(WIVB)–Normally on Juneteenth MLK Park is filled with people celebrating this day. Because of the coronavirus pandemic that’s not possible but organizers wanted people to still celebrate so they took things digitally.
“This is not the normal way that we do Juneteenth. I know that we miss the parades I know that we miss being together, I know we miss the food. But it’s still Juneteenth,” said Darius Pridgen, Pastor at True Bethel Baptist Church and Buffalo Common Council President.
And still a day organizers want people to participate in.
“Just because we have to stay socially distant doesn’t mean we can’t connect in meaningful way,” said Mayor Byron Brown.
“This year Juneteenth is not in the park but this we’re still on but it’s online,” said festival board member Jennifer Strickland. “Juneteenth is meant to preserve and promote African American heritage through education and cultural activities. You’ll see all kinds of wonderful things As you sit back and relax in your comfortable places in your backyards, on your porches. Waving your liberation flag.”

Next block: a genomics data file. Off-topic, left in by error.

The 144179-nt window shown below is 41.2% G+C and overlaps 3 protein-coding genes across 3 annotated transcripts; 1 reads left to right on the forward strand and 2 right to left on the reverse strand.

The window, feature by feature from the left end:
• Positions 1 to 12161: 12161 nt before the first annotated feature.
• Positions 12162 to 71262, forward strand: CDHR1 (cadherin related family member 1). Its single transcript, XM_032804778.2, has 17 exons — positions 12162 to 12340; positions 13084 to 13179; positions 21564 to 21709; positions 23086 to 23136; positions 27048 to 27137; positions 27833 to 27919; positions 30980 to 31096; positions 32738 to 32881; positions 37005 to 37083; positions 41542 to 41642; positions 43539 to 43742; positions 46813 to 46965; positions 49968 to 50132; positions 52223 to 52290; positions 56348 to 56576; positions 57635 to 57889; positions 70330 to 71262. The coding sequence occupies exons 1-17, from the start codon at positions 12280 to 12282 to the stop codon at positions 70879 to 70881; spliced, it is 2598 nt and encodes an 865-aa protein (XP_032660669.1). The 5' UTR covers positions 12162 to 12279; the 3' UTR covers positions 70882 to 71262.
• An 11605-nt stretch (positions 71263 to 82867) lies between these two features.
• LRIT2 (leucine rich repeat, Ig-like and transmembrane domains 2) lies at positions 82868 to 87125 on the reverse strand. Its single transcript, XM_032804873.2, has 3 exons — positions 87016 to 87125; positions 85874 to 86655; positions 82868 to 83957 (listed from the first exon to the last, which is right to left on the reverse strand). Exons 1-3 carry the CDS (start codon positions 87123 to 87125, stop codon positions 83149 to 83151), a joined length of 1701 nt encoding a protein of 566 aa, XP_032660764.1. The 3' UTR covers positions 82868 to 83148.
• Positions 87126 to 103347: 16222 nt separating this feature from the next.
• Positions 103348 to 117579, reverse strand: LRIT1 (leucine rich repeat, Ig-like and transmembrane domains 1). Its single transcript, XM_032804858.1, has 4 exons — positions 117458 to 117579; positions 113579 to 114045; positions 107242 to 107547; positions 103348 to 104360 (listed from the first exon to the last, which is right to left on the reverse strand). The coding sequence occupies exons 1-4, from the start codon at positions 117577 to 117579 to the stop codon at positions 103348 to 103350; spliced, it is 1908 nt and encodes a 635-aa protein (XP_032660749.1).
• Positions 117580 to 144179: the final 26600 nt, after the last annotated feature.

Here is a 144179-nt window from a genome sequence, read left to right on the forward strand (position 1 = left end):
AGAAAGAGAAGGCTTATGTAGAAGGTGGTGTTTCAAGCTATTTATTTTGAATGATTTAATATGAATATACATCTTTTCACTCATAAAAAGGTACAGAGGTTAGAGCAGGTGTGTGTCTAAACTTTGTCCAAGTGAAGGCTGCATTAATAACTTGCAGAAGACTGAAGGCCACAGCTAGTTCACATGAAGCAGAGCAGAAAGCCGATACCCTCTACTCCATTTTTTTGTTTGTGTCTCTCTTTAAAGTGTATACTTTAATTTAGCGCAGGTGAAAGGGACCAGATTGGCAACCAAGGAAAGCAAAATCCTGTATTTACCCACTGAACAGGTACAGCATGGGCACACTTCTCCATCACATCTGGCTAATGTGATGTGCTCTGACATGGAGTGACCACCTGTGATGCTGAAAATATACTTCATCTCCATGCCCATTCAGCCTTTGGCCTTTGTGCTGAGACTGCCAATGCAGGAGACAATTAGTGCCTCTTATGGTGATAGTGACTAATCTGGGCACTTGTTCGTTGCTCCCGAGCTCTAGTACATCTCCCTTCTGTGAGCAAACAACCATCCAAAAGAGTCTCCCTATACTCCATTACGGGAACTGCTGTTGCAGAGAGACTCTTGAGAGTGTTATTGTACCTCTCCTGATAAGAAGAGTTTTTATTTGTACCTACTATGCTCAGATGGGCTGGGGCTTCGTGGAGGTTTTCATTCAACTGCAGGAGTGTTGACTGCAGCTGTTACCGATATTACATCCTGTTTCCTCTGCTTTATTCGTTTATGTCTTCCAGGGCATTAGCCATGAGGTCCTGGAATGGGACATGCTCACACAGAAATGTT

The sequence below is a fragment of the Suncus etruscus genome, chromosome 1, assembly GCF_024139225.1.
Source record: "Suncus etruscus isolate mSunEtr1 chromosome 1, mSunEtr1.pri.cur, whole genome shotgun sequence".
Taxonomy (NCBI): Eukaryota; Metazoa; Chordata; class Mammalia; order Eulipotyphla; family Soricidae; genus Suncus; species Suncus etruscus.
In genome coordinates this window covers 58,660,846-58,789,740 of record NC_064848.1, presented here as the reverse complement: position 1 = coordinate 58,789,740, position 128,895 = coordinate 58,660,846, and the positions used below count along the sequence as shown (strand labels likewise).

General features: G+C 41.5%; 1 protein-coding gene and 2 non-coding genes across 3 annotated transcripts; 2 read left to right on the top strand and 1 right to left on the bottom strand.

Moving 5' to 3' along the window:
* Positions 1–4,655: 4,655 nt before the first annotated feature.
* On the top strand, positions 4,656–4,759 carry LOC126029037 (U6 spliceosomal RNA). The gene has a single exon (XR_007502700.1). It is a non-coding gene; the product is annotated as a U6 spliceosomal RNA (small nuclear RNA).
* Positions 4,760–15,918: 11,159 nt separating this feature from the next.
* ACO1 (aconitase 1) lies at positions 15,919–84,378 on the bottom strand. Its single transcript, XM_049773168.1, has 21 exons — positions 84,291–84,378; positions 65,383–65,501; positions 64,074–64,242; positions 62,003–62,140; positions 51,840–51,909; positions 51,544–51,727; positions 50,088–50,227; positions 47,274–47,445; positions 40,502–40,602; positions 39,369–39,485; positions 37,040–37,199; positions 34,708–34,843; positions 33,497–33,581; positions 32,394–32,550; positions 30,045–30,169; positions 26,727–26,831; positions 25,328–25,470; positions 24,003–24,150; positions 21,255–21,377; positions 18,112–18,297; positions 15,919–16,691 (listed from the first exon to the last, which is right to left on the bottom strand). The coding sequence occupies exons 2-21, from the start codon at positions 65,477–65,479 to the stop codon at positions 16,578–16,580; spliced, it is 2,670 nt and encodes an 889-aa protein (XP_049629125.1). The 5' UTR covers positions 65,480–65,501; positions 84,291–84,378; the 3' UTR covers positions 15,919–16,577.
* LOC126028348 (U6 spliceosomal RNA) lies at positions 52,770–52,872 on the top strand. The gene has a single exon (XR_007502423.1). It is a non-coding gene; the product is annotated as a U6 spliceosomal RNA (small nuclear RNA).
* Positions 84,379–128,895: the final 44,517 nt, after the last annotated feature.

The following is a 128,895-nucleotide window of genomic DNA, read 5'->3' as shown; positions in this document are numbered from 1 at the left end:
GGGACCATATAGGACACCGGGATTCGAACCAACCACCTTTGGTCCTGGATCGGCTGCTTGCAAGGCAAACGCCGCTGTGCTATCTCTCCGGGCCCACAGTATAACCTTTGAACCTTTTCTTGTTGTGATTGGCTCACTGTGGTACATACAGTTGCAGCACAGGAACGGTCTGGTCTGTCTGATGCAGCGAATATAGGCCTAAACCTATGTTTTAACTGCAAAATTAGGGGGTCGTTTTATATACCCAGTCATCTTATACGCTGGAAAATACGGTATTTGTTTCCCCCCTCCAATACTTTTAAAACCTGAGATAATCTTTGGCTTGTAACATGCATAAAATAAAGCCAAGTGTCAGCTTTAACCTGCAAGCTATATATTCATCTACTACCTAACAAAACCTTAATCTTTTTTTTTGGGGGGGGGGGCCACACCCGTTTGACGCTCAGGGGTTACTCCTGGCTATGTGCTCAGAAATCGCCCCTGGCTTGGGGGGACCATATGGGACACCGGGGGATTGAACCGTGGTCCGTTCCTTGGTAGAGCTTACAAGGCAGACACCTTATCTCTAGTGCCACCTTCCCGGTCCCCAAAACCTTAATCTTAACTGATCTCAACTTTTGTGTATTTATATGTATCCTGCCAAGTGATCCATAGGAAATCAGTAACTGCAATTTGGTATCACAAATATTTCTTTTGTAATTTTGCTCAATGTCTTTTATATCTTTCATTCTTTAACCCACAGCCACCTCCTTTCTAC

The virtual celebration included moments of worship, song, yoga, and a chance for people to talk about the history and issues involving racial injustice.
“This isn’t the first time we’ve stood together in the face of adversity, whether it’s keeping our community healthy with food during covid, building houses for future generations, or fighting injustice, unites we stand together we cannot be defeated,” said organizer India Walton.
Organizers used social media as a way to connect and celebrate this tradition, and although it was celebrated differently than in the last 45 years, the virtual festival still reminded the community how important this day is.
“That is what Juneteenth is about. How we became stronger. How we became better and how we achieved in spite of the circumstances,” said Pridgen.
Sarah Minkewicz is a reporter who has been part of the News 4 team since 2019. See more of her work here.